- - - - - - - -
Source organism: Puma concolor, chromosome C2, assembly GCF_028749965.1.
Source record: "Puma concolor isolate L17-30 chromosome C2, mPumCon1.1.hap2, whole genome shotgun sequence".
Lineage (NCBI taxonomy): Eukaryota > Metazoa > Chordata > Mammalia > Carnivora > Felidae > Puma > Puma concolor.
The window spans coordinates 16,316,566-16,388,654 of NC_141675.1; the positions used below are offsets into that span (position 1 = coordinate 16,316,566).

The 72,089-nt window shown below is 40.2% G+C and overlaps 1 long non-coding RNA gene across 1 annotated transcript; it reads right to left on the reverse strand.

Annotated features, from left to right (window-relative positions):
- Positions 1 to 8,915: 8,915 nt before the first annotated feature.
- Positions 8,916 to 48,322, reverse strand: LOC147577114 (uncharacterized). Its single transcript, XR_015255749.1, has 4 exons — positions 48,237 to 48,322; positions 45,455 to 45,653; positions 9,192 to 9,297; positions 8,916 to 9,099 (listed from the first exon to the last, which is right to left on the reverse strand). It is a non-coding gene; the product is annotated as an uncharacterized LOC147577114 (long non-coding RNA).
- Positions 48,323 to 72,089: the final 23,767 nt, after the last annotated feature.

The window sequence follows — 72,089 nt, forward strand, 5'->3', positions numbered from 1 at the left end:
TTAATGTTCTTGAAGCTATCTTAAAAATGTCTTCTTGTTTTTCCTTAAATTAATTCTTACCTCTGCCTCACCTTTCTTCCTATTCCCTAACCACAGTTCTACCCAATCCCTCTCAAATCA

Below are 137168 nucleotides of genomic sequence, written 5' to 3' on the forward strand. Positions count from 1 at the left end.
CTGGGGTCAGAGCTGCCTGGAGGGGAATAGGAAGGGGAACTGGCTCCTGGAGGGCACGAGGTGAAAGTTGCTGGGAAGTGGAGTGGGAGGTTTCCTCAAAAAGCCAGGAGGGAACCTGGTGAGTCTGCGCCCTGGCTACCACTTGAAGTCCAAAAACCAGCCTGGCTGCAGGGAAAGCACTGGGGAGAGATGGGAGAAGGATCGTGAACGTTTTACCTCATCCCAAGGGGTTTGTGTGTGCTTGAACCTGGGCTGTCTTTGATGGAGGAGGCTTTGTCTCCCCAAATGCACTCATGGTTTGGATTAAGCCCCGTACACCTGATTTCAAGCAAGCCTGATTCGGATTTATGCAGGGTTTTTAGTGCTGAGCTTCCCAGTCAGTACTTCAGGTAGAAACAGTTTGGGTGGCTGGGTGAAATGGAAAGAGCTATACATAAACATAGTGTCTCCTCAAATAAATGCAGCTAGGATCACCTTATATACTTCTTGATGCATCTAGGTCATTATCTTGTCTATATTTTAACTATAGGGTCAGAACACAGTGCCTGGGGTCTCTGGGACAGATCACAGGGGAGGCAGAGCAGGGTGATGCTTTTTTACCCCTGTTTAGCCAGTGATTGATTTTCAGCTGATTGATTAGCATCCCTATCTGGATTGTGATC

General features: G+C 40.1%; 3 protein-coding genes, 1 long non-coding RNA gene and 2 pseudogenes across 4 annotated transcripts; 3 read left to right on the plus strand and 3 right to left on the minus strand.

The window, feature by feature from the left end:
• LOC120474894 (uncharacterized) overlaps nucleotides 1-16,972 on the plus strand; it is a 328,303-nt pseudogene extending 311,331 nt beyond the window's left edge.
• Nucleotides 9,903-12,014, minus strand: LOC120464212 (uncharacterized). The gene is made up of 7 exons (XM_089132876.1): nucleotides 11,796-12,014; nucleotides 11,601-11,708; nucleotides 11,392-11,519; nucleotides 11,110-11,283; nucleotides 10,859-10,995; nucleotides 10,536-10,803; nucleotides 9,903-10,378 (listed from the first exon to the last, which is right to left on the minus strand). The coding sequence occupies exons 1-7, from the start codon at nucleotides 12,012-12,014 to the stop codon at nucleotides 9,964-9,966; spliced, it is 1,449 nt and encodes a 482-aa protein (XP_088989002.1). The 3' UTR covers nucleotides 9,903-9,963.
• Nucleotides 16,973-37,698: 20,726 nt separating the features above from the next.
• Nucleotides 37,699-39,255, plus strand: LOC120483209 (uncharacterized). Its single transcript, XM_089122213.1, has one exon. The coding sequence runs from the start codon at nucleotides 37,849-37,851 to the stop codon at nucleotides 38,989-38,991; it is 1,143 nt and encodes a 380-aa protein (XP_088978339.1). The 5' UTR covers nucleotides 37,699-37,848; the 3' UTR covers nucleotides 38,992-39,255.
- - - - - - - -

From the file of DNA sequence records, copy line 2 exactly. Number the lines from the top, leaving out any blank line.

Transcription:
Source record: "Puma concolor isolate L17-30 chromosome C2, mPumCon1.1.hap2, whole genome shotgun sequence".